As we pointed out in the spring 2013 edition of the Alert Diver, even being a dive buddy has potential legal implications. So, to bump this up a notch, what about the diver training organisations themselves? Where do they stand? How do they relate to South African law? Are they all considered the same under our legal system in spite of the differences in organisational structures and training programmes? How does this affect their respective instructors and trainee divers from a legal perspective? These are not exactly simple questions. It is certainly true that the respective training organisations differ in a number of ways. However, this does not imply that there are necessarily differential legal implications for each of them. In fact, under South African law, the legal principles are common in all matters. Therefore, if you suffer a loss and you (or your estate in the case of a fatality) wish to recover damages, the legal principles would be applied commonly; whether you are driving or diving. Although not a frequent occurrence, there have been quite a number of law suits associated with diving injuries and damages in South Africa. This is not surprising, as the occurrence of law suits is really a function of “numbers”. As training increases, so do the chances of injuries and, with it, the chances of legal recourse. So, it remains wise to insure yourself, your equipment or your business in a proper and effective way. But before getting back to the potential differences amongst the training agencies, let’s first explore the foundational legal principles on which any civil claim would be adjudicated: inherent risk, negligence and duty to take care.
RESEARCH, EDUCATION & MEDICINE ADVANCED DIVING at any time. At one point during the show each artist handler has to support six synchronized swimmers while preparing to establish a platform for other artists. The artist handlers hand off two regulators from their rigs and carry small pony bottles with four more regulators for the artists to use. Following the preshow briefing, divers conduct a series of in-water checks. The opening act is known as “Pied Deux,” which translates to two feet. The lifts are positioned 15 feet underwater, and a large red floating curtain lies on the surface. The aquatics team spreads out and places a matrix of 15 regulators, which are connected to a hookah system. Artists enter the water approximately three minutes before the show begins. As they swim to the center of the pool they receive regulators from the divers and are hidden from the audience until the show starts and the curtain opens. Once the artists are in position, the divecomms hit the cue lights to indicate that everyone is in position and the show can begin. When the show starts, the lighting in the pool fades to black. Relying on ambient light, the divers watch the artists as they invert to begin Pied Deux and then drop the regulators from their mouths. When all the regulators are clear, the divers strike the hookah lines from the stage and stow them for their next use. This kind of sequence plays out many times. Each artist handler is responsible for his or her own “cue track,” a predetermined sequence of actions that take place during the show. Each cue track proceeds independently of the other cue tracks but is completely reliant upon the execution of the others. The aquatics department is responsible for six in-water cue tracks. Built into each cue track is a series of “catches,” which are some of the most difficult elements of a cue track. During a catch, an artist enters the water from above, usually from an elevated platform. The crow’s nest watches and calls out the action over the underwater speakers. When the artist enters the water he holds his hands out and waits for the handler to give him a regulator. The artist then places the regulator in his mouth, purges it and swims with the diver to the next position or exit. At this point in the performance the diver and artist exhibit significant mutual trust. This trust is cultivated from the time a new artist or artist handler joins the show. Cirque du Soleil artists are world-class athletes; some are Olympians with gold medals. They regularly perform feats such as a six-minute trapeze routine followed by a drop from 40 feet in the air into a pool where they await a regulator so they can take their next breath. The divers must be dynamic in the way they The aquatics team, artists and technicians are a close-knit group; together they put on 475 shows in 2015. work underwater, responding quickly to unforeseen situations with artists. O is a melting pot of talents, backgrounds and cultures, which brings challenges as well as rewards. Currently 20 countries are represented in the show, and the many native languages — not to mention regional scuba jargon and hand signals — often present communication challenges. Translators assist as needed to ensure information is clear and understood. The O cast and crew are proud of their heritage and nationalities. A few times a year the entire team gathers for an international food day during which they bring a dish from their home countries. There is also a green room in which the artists and technicians gather for holiday parties, potlucks and sporting events. American football games are always popular, but international sporting competitions such as the FIFA World Cup or the Olympics bring particular excitement to the green room as everyone roots for his or her home country. Due to the nature of show business, O team members often work on holidays and always perform on Saturdays and Sundays. The full schedule — there were 475 shows in 2015 — means cast and crew members must often miss birthdays, anniversaries and holidays with family. The O cast has become a second family for many team members, who celebrate holidays, births and marriages together. As spectators exit the theatre, they leave with a vision that allows them to create their own story of O based on how it affected them. Ask cast members why they like working at O, and they often will say it is because of the people. While the aquatics team is just a small part of the show’s success, its role is vital for creating the spectacle that is O. AD ALL PHOTOS COURTESY CIRQUE DU SOLEIL 46 | SPRING 2016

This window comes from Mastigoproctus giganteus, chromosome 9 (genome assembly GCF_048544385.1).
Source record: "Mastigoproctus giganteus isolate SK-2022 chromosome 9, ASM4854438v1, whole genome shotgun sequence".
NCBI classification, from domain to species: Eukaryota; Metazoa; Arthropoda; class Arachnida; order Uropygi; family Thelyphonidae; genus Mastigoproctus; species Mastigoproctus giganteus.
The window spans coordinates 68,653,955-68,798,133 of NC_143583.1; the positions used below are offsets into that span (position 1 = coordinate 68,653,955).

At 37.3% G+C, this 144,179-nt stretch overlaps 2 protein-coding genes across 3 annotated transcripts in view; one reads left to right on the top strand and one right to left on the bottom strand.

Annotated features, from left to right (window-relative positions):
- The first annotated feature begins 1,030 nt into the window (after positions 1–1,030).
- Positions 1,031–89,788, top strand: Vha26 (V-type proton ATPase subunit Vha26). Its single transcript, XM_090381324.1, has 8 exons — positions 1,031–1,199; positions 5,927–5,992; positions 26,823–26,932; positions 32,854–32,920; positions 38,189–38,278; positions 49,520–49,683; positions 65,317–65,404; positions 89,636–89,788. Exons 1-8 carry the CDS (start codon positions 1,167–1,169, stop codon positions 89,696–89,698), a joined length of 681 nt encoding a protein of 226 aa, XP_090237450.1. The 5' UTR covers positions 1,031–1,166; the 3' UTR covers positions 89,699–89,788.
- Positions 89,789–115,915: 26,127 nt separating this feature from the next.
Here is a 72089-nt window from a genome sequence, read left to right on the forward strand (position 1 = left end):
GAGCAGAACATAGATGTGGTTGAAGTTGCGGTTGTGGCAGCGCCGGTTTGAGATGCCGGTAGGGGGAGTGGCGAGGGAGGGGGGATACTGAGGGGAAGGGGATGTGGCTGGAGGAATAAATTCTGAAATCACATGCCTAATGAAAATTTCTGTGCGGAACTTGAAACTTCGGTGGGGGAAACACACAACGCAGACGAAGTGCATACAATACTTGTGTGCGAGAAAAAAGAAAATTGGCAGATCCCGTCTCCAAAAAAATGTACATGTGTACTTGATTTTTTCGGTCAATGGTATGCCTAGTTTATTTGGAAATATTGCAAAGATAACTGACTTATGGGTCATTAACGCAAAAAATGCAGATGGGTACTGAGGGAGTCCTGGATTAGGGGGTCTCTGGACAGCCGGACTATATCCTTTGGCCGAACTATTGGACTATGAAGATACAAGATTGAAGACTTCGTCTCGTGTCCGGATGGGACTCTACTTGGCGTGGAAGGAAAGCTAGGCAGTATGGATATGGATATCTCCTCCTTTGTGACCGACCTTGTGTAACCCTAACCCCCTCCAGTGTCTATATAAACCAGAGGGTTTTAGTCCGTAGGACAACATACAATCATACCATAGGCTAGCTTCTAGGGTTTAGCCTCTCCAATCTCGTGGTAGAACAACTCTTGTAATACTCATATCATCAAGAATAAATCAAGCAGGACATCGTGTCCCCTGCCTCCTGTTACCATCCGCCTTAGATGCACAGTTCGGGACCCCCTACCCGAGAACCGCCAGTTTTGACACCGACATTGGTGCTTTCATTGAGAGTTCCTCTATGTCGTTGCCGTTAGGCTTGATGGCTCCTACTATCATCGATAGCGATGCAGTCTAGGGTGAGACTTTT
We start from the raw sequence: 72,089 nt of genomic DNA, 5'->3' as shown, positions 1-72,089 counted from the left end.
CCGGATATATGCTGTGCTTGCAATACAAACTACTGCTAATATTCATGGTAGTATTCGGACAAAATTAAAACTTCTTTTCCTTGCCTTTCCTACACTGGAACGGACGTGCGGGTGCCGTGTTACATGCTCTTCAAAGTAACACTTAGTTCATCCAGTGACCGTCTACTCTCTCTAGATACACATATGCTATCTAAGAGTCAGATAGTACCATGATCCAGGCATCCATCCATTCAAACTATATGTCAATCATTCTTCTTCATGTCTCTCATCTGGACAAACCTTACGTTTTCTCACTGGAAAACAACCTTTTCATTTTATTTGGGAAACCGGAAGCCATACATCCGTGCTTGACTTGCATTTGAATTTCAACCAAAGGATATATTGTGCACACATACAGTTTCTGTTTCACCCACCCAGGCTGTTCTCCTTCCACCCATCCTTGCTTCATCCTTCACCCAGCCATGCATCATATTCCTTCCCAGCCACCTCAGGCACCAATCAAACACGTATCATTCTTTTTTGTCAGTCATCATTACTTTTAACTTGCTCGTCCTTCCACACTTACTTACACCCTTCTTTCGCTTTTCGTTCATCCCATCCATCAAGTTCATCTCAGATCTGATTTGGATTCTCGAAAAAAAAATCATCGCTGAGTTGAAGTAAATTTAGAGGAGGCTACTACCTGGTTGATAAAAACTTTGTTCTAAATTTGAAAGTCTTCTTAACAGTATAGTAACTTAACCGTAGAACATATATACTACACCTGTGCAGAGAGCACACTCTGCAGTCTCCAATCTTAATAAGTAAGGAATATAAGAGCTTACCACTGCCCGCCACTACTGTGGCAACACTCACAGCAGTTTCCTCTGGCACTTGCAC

Smarter Diving Begins Before Your Dive. Dive Smarter With DAN’s Online Resources. Before getting into the water, smart divers learn how to identify and effectively manage the risks of diving. With DAN’s Online Case Summaries, divers can read about real diving incidents with expert commentary on how to prevent similar scenarios. With topics ranging from out-of-air emergencies to hazardous marine life encounters, every diver can enhance their dive safety knowledge. To prepare smarter for your next dive or to report a diving incident, explore DAN.org/DIVING-INCIDENTS. DAN.org/DIVING-INCIDENTS